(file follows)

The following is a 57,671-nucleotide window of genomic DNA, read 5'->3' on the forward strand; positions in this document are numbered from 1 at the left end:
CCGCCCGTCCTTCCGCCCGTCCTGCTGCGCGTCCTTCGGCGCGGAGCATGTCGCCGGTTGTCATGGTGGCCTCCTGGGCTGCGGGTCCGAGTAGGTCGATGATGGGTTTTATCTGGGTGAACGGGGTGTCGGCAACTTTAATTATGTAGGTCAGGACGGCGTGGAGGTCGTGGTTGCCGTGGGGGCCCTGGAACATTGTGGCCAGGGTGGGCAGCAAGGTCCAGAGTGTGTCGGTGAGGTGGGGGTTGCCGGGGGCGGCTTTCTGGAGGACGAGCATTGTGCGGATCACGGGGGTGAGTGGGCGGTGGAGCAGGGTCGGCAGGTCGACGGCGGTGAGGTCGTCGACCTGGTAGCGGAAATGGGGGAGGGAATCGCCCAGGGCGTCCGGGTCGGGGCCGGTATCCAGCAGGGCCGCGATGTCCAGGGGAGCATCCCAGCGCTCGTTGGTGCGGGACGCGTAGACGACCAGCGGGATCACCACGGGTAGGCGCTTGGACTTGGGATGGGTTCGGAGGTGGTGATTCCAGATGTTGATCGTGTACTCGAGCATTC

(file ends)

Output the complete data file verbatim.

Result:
The following is a 57,671-nucleotide window of genomic DNA, read 5'->3' on the forward strand; positions in this document are numbered from 1 at the left end:
CCGCCCGTCCTTCCGCCCGTCCTGCTGCGCGTCCTTCGGCGCGGAGCATGTCGCCGGTTGTCATGGTGGCCTCCTGGGCTGCGGGTCCGAGTAGGTCGATGATGGGTTTTATCTGGGTGAACGGGGTGTCGGCAACTTTAATTATGTAGGTCAGGACGGCGTGGAGGTCGTGGTTGCCGTGGGGGCCCTGGAACATTGTGGCCAGGGTGGGCAGCAAGGTCCAGAGTGTGTCGGTGAGGTGGGGGTTGCCGGGGGCGGCTTTCTGGAGGACGAGCATTGTGCGGATCACGGGGGTGAGTGGGCGGTGGAGCAGGGTCGGCAGGTCGACGGCGGTGAGGTCGTCGACCTGGTAGCGGAAATGGGGGAGGGAATCGCCCAGGGCGTCCGGGTCGGGGCCGGTATCCAGCAGGGCCGCGATGTCCAGGGGAGCATCCCAGCGCTCGTTGGTGCGGGACGCGTAGACGACCAGCGGGATCACCACGGGTAGGCGCTTGGACTTGGGATGGGTTCGGAGGTGGTGATTCCAGATGTTGATCGTGTACTCGAGCATTC